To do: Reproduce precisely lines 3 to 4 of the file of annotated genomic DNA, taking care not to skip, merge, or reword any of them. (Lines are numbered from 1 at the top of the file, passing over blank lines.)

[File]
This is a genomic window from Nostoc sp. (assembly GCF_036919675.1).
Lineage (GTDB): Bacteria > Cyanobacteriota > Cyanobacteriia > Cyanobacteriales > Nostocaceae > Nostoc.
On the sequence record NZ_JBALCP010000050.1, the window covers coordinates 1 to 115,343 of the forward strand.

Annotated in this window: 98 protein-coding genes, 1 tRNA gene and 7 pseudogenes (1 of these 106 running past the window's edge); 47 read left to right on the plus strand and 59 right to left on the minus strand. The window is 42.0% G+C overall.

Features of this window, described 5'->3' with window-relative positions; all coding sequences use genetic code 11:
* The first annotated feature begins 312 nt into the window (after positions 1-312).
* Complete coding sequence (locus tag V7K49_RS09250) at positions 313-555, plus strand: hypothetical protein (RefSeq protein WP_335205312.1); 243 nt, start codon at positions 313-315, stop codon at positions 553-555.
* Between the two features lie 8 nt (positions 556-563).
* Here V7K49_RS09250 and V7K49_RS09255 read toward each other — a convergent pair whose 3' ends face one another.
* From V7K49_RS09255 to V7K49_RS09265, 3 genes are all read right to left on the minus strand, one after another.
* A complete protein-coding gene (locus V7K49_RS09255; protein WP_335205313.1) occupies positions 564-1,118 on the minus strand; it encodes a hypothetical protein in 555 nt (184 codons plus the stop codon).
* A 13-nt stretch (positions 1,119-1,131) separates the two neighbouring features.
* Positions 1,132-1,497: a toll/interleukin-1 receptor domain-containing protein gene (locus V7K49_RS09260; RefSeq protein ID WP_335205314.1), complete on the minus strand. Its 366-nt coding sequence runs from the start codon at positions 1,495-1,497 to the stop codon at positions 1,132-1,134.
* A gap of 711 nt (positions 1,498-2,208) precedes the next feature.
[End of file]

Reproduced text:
On the sequence record NZ_JBALCP010000050.1, the window covers coordinates 1 to 115,343 of the forward strand.

Annotated in this window: 98 protein-coding genes, 1 tRNA gene and 7 pseudogenes (1 of these 106 running past the window's edge); 47 read left to right on the plus strand and 59 right to left on the minus strand. The window is 42.0% G+C overall.